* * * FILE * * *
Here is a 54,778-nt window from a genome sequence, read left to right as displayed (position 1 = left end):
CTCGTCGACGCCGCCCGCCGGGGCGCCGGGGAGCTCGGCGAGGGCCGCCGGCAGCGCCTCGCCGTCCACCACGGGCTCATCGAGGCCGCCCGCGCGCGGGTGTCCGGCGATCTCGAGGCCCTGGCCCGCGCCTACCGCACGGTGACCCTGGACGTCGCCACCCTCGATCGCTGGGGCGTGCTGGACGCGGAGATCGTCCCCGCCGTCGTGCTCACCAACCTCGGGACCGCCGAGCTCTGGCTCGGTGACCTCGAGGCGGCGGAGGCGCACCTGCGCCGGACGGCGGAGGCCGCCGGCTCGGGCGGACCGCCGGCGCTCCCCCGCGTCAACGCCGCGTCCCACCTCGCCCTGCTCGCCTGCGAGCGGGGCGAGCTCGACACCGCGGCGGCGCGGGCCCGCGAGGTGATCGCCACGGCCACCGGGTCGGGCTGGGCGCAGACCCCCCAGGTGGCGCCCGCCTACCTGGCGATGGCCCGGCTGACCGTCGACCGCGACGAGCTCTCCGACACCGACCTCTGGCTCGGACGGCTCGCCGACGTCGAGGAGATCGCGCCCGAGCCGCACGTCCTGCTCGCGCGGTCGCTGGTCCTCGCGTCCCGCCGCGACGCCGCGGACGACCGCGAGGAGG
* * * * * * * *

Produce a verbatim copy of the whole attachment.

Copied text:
Here is a 54,778-nt window from a genome sequence, read left to right as displayed (position 1 = left end):
CTCGTCGACGCCGCCCGCCGGGGCGCCGGGGAGCTCGGCGAGGGCCGCCGGCAGCGCCTCGCCGTCCACCACGGGCTCATCGAGGCCGCCCGCGCGCGGGTGTCCGGCGATCTCGAGGCCCTGGCCCGCGCCTACCGCACGGTGACCCTGGACGTCGCCACCCTCGATCGCTGGGGCGTGCTGGACGCGGAGATCGTCCCCGCCGTCGTGCTCACCAACCTCGGGACCGCCGAGCTCTGGCTCGGTGACCTCGAGGCGGCGGAGGCGCACCTGCGCCGGACGGCGGAGGCCGCCGGCTCGGGCGGACCGCCGGCGCTCCCCCGCGTCAACGCCGCGTCCCACCTCGCCCTGCTCGCCTGCGAGCGGGGCGAGCTCGACACCGCGGCGGCGCGGGCCCGCGAGGTGATCGCCACGGCCACCGGGTCGGGCTGGGCGCAGACCCCCCAGGTGGCGCCCGCCTACCTGGCGATGGCCCGGCTGACCGTCGACCGCGACGAGCTCTCCGACACCGACCTCTGGCTCGGACGGCTCGCCGACGTCGAGGAGATCGCGCCCGAGCCGCACGTCCTGCTCGCGCGGTCGCTGGTCCTCGCGTCCCGCCGCGACGCCGCGGACGACCGCGAGGAGG